When did people start sending out Christmas cards?
175 years agoThe first printed Christmas card
Robins, reindeer, Santa Clauses. Every year again. Christmas cards have been on display in British shops since late summer. With good reason. No country, not even the United States, has so many cards sent out. An elaborate undertaking that cannot be started early enough, says Jane, manager of a stationery store in London:
"We have personalized cards in all variants: to the aunt, to the uncle, from the aunt, from the uncle. To the pastor and the teacher. Cards from the house to the neighboring house, from the cat, from the dog - to the cat, to the Dog. In short: everything your heart desires. "
Just no time
Even Henry Cole would not have dreamed of this when he commissioned the first Christmas card on December 5, 1843. Cole, co-founder of the world famous Victoria and Albert Museum in London, was a Victorian polymath. And because he simply didn't have time to provide all his friends and colleagues with individual Christmas messages in the run-up to the festive season, he quickly commissioned the illustrator John Calcott Horsley to design a greeting card that was easy to reproduce and that could quickly be given a dedication and could sign.
Tim Travis of the Victoria and Albert Museum in London, which has a huge collection of maps, pulls out one of the first copies from 1843, signed by Henry Cole himself:
"The card is slightly smaller than a postcard and consists of three scenes. The two smaller pictures on the left and right show charitable motifs. In the middle picture, however, we see three generations of the Cole family at the festively decorated Christmas table: they eat plum pudding, drink wine and toast to the recipient of the card with the words: 'A Merry Christmas and a Happy New Year to you'. "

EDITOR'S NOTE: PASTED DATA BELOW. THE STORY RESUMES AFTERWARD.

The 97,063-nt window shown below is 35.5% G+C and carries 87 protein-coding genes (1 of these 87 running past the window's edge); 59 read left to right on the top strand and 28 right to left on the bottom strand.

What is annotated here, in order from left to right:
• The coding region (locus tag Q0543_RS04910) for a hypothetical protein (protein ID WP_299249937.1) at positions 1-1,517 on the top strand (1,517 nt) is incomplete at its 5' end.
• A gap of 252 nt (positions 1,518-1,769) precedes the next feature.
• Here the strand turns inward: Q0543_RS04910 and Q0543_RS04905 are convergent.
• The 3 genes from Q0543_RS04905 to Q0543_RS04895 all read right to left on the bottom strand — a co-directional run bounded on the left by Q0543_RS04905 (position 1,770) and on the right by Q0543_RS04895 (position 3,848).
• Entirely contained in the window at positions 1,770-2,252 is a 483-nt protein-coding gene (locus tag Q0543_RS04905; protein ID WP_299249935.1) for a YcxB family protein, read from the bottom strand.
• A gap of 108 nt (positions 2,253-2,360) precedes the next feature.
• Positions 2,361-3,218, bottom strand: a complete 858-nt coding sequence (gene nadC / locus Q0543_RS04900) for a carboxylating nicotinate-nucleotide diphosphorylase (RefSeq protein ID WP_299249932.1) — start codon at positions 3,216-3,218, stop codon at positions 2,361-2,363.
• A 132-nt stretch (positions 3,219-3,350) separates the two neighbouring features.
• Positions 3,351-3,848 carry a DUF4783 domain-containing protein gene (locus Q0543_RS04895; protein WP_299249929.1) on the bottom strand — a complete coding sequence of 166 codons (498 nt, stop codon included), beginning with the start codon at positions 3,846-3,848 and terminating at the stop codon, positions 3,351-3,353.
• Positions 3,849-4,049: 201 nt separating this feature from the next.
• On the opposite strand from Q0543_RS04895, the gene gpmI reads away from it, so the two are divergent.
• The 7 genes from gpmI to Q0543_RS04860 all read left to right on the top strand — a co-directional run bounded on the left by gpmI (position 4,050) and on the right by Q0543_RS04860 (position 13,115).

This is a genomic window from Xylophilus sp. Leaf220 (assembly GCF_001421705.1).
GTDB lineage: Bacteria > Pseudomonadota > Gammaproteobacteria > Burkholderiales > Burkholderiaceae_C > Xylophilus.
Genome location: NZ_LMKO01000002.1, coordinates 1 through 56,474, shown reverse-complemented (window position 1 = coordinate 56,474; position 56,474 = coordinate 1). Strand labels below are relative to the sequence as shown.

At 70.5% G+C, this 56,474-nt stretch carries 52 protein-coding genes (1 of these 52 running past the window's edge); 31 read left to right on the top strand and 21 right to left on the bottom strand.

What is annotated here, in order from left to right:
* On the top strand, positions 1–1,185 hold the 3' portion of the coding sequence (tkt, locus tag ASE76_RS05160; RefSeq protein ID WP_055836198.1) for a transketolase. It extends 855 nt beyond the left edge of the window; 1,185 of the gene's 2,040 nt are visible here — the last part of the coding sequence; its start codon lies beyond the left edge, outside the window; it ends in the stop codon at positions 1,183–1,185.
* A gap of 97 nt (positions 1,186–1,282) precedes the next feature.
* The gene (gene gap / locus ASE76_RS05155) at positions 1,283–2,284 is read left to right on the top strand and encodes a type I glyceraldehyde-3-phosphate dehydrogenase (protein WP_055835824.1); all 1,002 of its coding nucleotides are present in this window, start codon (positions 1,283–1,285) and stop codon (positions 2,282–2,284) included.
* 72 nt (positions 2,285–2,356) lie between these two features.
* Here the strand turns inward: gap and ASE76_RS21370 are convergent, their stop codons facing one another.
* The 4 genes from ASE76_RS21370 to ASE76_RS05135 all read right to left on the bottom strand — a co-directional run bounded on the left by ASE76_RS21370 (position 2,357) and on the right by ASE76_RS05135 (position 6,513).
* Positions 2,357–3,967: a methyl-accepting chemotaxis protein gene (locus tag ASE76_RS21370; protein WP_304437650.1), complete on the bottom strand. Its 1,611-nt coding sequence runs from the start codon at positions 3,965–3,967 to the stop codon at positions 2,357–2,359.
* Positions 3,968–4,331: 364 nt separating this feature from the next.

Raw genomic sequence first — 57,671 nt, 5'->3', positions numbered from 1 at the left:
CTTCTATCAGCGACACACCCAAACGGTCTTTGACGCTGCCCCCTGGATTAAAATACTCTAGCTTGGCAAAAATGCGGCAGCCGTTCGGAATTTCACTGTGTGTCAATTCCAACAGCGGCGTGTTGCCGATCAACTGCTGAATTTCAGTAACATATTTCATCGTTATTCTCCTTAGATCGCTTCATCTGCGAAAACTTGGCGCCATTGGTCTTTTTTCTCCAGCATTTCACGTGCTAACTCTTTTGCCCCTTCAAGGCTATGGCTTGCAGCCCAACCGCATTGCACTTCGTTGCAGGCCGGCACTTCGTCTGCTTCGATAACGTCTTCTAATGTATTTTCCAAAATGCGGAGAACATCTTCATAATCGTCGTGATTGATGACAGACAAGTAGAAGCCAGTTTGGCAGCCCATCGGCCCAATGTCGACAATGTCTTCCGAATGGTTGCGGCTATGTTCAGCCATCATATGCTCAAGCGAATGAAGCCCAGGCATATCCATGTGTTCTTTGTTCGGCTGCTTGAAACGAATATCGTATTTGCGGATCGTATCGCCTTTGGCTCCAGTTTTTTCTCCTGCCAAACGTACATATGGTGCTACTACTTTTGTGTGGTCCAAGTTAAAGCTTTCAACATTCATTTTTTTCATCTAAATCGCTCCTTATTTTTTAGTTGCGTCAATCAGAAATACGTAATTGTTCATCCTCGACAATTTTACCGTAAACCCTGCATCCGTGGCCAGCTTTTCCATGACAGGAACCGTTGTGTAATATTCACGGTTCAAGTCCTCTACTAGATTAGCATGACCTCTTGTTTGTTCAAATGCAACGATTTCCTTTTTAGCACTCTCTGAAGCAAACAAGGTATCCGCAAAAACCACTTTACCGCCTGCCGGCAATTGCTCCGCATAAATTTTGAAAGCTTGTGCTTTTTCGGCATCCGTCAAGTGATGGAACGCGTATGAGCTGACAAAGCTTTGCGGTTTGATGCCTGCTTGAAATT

The enterprising Henry Cole had a thousand cards printed and hand-colored with the motif designed by John Calcott Horsley and put them on the market for one shilling each. But that was too expensive for most people - a shilling, for a factory worker had to toil for a whole day. It was also feared that the image of the Christmas party could undermine Victorian values because even the smallest offspring of the Cole family held a glass of wine in their hand. However, uplifting and pious themes didn't play a role on the early Christmas cards anyway, according to Travis:
"The first Christmas cards were adorned with flowers and romantic spring scenes so that they looked more like a Valentine's card. There is a simple explanation for this: Valentine's cards had long been popular with the Victorians. Christmas cards, on the other hand, were regarded by most publishers as an ephemera they didn't want to invest in new printing plates, but instead used existing templates for Valentine's cards and changed them accordingly so that they could also be used for Christmas cards. "
German Christmas cards popular with the English
It would take over 20 years for the Christmas card to become really popular in the UK too. This had to do with innovations in printing technology, which led to lower prices, and postage rates were also drastically reduced. Only now did the typical Christmas card motifs emerge with their winter scenes, Santa Clauses, golden angels and nativity scenes:
"The iconography we are all familiar with was primarily inspired by Victorian literature. Charles Dickens' novel 'A Christmas Carol' - for example, had a great influence. At the same time, Prince Albert - Queen Victoria's German husband - a whole series of German Christmas traditions on the island, such as the Christmas tree, the Advent calendar ... Incidentally, German Christmas cards were extremely popular with the English, because in Germany new printing methods had been developed so that the cards could be produced in large quantities and sold particularly cheaply "said Travis.
In today's UK, Christmas cards are a billion dollar business. According to statistics, every British household can expect around 150 greeting cards. Of the thousand cards that were printed in the winter of 1843, only a dozen survive. A copy was auctioned a few years ago for the equivalent of 25,000 euros.
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